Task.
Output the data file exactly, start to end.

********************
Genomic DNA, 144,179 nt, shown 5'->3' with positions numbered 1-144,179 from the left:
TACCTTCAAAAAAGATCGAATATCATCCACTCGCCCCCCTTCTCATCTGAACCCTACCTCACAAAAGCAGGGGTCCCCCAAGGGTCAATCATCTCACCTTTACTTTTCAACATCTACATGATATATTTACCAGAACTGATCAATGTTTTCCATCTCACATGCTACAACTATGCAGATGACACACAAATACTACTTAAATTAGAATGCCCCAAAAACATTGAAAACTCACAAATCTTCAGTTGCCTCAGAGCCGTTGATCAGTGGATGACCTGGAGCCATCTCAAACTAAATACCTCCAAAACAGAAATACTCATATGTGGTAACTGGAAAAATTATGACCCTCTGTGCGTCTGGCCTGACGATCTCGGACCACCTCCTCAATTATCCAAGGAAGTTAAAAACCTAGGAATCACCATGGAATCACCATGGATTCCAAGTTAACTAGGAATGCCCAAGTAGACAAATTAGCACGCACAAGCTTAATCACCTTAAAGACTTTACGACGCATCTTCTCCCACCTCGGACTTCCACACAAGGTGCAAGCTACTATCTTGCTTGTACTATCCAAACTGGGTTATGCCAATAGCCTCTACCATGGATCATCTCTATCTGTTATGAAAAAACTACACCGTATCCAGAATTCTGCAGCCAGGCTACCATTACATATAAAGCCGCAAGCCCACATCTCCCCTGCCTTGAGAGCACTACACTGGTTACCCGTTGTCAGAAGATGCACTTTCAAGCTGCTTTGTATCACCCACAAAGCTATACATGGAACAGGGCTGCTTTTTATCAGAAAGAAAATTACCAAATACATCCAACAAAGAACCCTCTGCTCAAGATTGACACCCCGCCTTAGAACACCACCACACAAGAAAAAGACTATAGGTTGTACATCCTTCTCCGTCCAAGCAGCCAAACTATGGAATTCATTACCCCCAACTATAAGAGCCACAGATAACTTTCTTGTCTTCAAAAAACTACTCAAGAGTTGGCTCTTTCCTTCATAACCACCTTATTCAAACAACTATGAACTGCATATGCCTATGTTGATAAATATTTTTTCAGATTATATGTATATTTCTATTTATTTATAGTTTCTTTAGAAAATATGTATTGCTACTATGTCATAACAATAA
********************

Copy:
Genomic DNA, 144,179 nt, shown 5'->3' with positions numbered 1-144,179 from the left:
TACCTTCAAAAAAGATCGAATATCATCCACTCGCCCCCCTTCTCATCTGAACCCTACCTCACAAAAGCAGGGGTCCCCCAAGGGTCAATCATCTCACCTTTACTTTTCAACATCTACATGATATATTTACCAGAACTGATCAATGTTTTCCATCTCACATGCTACAACTATGCAGATGACACACAAATACTACTTAAATTAGAATGCCCCAAAAACATTGAAAACTCACAAATCTTCAGTTGCCTCAGAGCCGTTGATCAGTGGATGACCTGGAGCCATCTCAAACTAAATACCTCCAAAACAGAAATACTCATATGTGGTAACTGGAAAAATTATGACCCTCTGTGCGTCTGGCCTGACGATCTCGGACCACCTCCTCAATTATCCAAGGAAGTTAAAAACCTAGGAATCACCATGGAATCACCATGGATTCCAAGTTAACTAGGAATGCCCAAGTAGACAAATTAGCACGCACAAGCTTAATCACCTTAAAGACTTTACGACGCATCTTCTCCCACCTCGGACTTCCACACAAGGTGCAAGCTACTATCTTGCTTGTACTATCCAAACTGGGTTATGCCAATAGCCTCTACCATGGATCATCTCTATCTGTTATGAAAAAACTACACCGTATCCAGAATTCTGCAGCCAGGCTACCATTACATATAAAGCCGCAAGCCCACATCTCCCCTGCCTTGAGAGCACTACACTGGTTACCCGTTGTCAGAAGATGCACTTTCAAGCTGCTTTGTATCACCCACAAAGCTATACATGGAACAGGGCTGCTTTTTATCAGAAAGAAAATTACCAAATACATCCAACAAAGAACCCTCTGCTCAAGATTGACACCCCGCCTTAGAACACCACCACACAAGAAAAAGACTATAGGTTGTACATCCTTCTCCGTCCAAGCAGCCAAACTATGGAATTCATTACCCCCAACTATAAGAGCCACAGATAACTTTCTTGTCTTCAAAAAACTACTCAAGAGTTGGCTCTTTCCTTCATAACCACCTTATTCAAACAACTATGAACTGCATATGCCTATGTTGATAAATATTTTTTCAGATTATATGTATATTTCTATTTATTTATAGTTTCTTTAGAAAATATGTATTGCTACTATGTCATAACAATAA